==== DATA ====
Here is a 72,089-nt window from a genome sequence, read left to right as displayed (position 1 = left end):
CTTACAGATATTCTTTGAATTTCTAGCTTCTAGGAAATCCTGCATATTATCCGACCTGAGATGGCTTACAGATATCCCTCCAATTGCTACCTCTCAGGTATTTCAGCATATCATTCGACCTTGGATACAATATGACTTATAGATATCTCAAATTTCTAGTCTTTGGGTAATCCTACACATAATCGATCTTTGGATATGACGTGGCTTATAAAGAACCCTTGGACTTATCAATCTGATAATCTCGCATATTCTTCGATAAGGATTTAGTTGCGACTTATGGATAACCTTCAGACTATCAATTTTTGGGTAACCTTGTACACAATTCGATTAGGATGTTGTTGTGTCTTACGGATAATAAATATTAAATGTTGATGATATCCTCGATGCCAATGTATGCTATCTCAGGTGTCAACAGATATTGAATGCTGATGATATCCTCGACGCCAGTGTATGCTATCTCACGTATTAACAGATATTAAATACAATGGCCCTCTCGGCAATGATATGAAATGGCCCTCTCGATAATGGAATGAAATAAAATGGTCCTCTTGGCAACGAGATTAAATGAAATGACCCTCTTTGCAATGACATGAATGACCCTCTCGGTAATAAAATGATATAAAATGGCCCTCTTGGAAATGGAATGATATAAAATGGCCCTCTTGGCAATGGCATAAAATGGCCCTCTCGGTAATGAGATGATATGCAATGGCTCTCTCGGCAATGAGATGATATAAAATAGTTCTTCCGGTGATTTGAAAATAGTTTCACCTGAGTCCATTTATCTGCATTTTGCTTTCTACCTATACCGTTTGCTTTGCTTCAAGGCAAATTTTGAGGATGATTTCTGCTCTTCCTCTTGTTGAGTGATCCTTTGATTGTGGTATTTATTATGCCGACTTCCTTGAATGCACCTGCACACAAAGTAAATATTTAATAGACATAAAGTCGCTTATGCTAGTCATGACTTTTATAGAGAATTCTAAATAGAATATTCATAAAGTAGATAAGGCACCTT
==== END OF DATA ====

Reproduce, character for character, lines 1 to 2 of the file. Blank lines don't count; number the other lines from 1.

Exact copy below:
Here is a 72,089-nt window from a genome sequence, read left to right as displayed (position 1 = left end):
CTTACAGATATTCTTTGAATTTCTAGCTTCTAGGAAATCCTGCATATTATCCGACCTGAGATGGCTTACAGATATCCCTCCAATTGCTACCTCTCAGGTATTTCAGCATATCATTCGACCTTGGATACAATATGACTTATAGATATCTCAAATTTCTAGTCTTTGGGTAATCCTACACATAATCGATCTTTGGATATGACGTGGCTTATAAAGAACCCTTGGACTTATCAATCTGATAATCTCGCATATTCTTCGATAAGGATTTAGTTGCGACTTATGGATAACCTTCAGACTATCAATTTTTGGGTAACCTTGTACACAATTCGATTAGGATGTTGTTGTGTCTTACGGATAATAAATATTAAATGTTGATGATATCCTCGATGCCAATGTATGCTATCTCAGGTGTCAACAGATATTGAATGCTGATGATATCCTCGACGCCAGTGTATGCTATCTCACGTATTAACAGATATTAAATACAATGGCCCTCTCGGCAATGATATGAAATGGCCCTCTCGATAATGGAATGAAATAAAATGGTCCTCTTGGCAACGAGATTAAATGAAATGACCCTCTTTGCAATGACATGAATGACCCTCTCGGTAATAAAATGATATAAAATGGCCCTCTTGGAAATGGAATGATATAAAATGGCCCTCTTGGCAATGGCATAAAATGGCCCTCTCGGTAATGAGATGATATGCAATGGCTCTCTCGGCAATGAGATGATATAAAATAGTTCTTCCGGTGATTTGAAAATAGTTTCACCTGAGTCCATTTATCTGCATTTTGCTTTCTACCTATACCGTTTGCTTTGCTTCAAGGCAAATTTTGAGGATGATTTCTGCTCTTCCTCTTGTTGAGTGATCCTTTGATTGTGGTATTTATTATGCCGACTTCCTTGAATGCACCTGCACACAAAGTAAATATTTAATAGACATAAAGTCGCTTATGCTAGTCATGACTTTTATAGAGAATTCTAAATAGAATATTCATAAAGTAGATAAGGCACCTT